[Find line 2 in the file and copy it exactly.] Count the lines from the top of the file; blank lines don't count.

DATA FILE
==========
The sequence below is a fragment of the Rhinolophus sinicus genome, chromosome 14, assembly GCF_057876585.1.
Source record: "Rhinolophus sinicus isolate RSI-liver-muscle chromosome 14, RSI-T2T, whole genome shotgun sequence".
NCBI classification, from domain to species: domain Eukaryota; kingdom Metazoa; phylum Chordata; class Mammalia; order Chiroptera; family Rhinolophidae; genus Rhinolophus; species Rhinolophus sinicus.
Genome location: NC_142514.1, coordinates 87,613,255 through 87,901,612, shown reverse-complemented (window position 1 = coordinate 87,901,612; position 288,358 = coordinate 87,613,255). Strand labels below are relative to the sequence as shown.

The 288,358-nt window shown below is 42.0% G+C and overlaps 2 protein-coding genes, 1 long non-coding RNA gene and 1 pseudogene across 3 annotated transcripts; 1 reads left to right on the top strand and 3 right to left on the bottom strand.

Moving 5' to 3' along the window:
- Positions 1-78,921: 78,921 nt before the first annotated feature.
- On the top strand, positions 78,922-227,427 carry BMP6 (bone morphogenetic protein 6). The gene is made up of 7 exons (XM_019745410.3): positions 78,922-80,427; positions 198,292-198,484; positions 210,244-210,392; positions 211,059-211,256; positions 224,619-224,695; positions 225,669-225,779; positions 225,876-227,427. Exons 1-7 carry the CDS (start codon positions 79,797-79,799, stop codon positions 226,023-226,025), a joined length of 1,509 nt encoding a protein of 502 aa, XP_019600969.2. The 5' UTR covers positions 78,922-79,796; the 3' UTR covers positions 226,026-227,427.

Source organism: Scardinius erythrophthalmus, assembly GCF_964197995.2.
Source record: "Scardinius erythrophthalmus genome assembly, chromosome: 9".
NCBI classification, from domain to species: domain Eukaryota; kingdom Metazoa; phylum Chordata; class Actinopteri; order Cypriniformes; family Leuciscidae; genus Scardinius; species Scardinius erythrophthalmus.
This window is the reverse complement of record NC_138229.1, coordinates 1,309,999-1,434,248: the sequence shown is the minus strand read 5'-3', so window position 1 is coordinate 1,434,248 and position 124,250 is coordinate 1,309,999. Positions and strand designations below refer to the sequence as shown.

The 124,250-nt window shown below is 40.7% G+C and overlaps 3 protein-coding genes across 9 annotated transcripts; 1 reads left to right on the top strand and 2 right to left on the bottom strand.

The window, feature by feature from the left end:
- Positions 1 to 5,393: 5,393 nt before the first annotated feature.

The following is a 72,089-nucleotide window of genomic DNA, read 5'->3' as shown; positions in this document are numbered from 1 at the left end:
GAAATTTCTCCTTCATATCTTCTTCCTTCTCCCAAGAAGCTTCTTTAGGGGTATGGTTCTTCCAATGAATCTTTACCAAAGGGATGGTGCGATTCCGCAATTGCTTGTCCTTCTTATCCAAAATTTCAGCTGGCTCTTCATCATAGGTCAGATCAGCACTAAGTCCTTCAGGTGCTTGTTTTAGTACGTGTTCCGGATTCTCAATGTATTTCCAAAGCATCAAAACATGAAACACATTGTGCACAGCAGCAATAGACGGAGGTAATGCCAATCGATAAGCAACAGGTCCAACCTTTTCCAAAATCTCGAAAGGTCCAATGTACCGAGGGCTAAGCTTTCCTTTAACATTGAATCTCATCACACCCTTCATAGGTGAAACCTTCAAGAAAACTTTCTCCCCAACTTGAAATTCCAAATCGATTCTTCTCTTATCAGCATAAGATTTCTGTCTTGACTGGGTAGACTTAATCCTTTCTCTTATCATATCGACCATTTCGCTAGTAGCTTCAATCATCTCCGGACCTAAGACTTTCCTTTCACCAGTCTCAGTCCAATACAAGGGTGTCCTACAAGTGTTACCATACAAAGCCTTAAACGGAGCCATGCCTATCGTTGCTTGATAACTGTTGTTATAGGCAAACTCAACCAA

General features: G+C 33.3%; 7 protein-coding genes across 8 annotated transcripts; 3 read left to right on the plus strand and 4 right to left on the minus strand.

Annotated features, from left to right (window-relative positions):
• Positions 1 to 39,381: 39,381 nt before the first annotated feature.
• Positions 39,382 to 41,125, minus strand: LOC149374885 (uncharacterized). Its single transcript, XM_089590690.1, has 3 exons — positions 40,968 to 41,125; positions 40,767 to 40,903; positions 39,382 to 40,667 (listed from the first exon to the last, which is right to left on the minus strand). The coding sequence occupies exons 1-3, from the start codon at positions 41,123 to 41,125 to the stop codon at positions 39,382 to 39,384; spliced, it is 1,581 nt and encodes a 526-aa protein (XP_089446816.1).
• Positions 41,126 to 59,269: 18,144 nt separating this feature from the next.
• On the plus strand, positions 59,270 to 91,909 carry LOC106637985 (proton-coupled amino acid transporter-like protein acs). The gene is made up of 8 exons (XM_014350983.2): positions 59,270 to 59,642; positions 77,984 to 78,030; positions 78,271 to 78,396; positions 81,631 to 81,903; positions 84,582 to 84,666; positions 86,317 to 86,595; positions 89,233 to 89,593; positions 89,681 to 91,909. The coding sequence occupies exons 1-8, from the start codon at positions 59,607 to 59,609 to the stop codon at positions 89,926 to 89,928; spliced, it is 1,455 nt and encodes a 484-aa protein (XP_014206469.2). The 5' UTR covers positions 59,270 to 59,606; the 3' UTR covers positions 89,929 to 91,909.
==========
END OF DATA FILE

Source record: "Rhinolophus sinicus isolate RSI-liver-muscle chromosome 14, RSI-T2T, whole genome shotgun sequence".